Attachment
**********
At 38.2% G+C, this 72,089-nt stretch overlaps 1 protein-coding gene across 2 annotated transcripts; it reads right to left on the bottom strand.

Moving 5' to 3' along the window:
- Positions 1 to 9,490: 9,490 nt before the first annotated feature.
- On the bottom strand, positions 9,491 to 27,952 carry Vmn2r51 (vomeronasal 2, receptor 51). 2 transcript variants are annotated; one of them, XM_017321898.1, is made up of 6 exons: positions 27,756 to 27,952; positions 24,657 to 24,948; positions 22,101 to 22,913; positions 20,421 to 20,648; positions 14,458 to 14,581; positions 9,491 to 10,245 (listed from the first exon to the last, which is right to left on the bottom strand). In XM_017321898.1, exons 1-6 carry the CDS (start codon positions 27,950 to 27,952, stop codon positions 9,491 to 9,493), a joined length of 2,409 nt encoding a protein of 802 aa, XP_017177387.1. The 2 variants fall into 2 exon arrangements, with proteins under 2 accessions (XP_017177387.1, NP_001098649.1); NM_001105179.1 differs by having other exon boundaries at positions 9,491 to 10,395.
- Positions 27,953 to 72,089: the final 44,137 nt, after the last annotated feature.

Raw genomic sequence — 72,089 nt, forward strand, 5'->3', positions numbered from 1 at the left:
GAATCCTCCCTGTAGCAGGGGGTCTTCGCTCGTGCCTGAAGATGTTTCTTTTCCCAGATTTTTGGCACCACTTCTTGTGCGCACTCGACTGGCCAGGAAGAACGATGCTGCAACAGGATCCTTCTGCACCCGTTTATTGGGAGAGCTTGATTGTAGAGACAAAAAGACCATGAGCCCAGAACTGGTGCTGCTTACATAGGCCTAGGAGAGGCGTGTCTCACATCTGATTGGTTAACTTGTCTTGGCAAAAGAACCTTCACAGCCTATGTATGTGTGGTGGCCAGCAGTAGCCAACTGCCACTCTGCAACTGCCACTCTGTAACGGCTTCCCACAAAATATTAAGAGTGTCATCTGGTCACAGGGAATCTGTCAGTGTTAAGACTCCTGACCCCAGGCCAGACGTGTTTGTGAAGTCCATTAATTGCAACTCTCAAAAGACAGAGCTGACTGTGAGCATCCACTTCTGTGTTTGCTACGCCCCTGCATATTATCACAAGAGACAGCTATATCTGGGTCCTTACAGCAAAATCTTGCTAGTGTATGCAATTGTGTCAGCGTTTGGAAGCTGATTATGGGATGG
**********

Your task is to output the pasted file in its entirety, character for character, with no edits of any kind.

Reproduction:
At 38.2% G+C, this 72,089-nt stretch overlaps 1 protein-coding gene across 2 annotated transcripts; it reads right to left on the bottom strand.

Moving 5' to 3' along the window:
- Positions 1 to 9,490: 9,490 nt before the first annotated feature.
- On the bottom strand, positions 9,491 to 27,952 carry Vmn2r51 (vomeronasal 2, receptor 51). 2 transcript variants are annotated; one of them, XM_017321898.1, is made up of 6 exons: positions 27,756 to 27,952; positions 24,657 to 24,948; positions 22,101 to 22,913; positions 20,421 to 20,648; positions 14,458 to 14,581; positions 9,491 to 10,245 (listed from the first exon to the last, which is right to left on the bottom strand). In XM_017321898.1, exons 1-6 carry the CDS (start codon positions 27,950 to 27,952, stop codon positions 9,491 to 9,493), a joined length of 2,409 nt encoding a protein of 802 aa, XP_017177387.1. The 2 variants fall into 2 exon arrangements, with proteins under 2 accessions (XP_017177387.1, NP_001098649.1); NM_001105179.1 differs by having other exon boundaries at positions 9,491 to 10,395.
- Positions 27,953 to 72,089: the final 44,137 nt, after the last annotated feature.

Raw genomic sequence — 72,089 nt, forward strand, 5'->3', positions numbered from 1 at the left:
GAATCCTCCCTGTAGCAGGGGGTCTTCGCTCGTGCCTGAAGATGTTTCTTTTCCCAGATTTTTGGCACCACTTCTTGTGCGCACTCGACTGGCCAGGAAGAACGATGCTGCAACAGGATCCTTCTGCACCCGTTTATTGGGAGAGCTTGATTGTAGAGACAAAAAGACCATGAGCCCAGAACTGGTGCTGCTTACATAGGCCTAGGAGAGGCGTGTCTCACATCTGATTGGTTAACTTGTCTTGGCAAAAGAACCTTCACAGCCTATGTATGTGTGGTGGCCAGCAGTAGCCAACTGCCACTCTGCAACTGCCACTCTGTAACGGCTTCCCACAAAATATTAAGAGTGTCATCTGGTCACAGGGAATCTGTCAGTGTTAAGACTCCTGACCCCAGGCCAGACGTGTTTGTGAAGTCCATTAATTGCAACTCTCAAAAGACAGAGCTGACTGTGAGCATCCACTTCTGTGTTTGCTACGCCCCTGCATATTATCACAAGAGACAGCTATATCTGGGTCCTTACAGCAAAATCTTGCTAGTGTATGCAATTGTGTCAGCGTTTGGAAGCTGATTATGGGATGG